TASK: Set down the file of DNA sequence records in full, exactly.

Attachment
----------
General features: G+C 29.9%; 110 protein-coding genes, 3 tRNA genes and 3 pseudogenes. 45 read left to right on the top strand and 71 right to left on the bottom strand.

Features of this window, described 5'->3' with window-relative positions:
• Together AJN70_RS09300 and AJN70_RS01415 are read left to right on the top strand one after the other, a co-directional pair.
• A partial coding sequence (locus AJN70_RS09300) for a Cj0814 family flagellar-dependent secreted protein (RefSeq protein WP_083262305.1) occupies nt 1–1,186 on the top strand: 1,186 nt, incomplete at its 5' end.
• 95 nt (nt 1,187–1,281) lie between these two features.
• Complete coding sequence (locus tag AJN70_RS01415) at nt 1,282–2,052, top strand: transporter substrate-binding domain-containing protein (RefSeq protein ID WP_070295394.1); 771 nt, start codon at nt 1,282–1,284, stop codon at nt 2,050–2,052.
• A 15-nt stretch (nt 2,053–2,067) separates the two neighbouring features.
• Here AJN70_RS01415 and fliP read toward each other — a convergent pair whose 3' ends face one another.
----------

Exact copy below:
General features: G+C 29.9%; 110 protein-coding genes, 3 tRNA genes and 3 pseudogenes. 45 read left to right on the top strand and 71 right to left on the bottom strand.

Features of this window, described 5'->3' with window-relative positions:
• Together AJN70_RS09300 and AJN70_RS01415 are read left to right on the top strand one after the other, a co-directional pair.
• A partial coding sequence (locus AJN70_RS09300) for a Cj0814 family flagellar-dependent secreted protein (RefSeq protein WP_083262305.1) occupies nt 1–1,186 on the top strand: 1,186 nt, incomplete at its 5' end.
• 95 nt (nt 1,187–1,281) lie between these two features.
• Complete coding sequence (locus tag AJN70_RS01415) at nt 1,282–2,052, top strand: transporter substrate-binding domain-containing protein (RefSeq protein ID WP_070295394.1); 771 nt, start codon at nt 1,282–1,284, stop codon at nt 2,050–2,052.
• A 15-nt stretch (nt 2,053–2,067) separates the two neighbouring features.
• Here AJN70_RS01415 and fliP read toward each other — a convergent pair whose 3' ends face one another.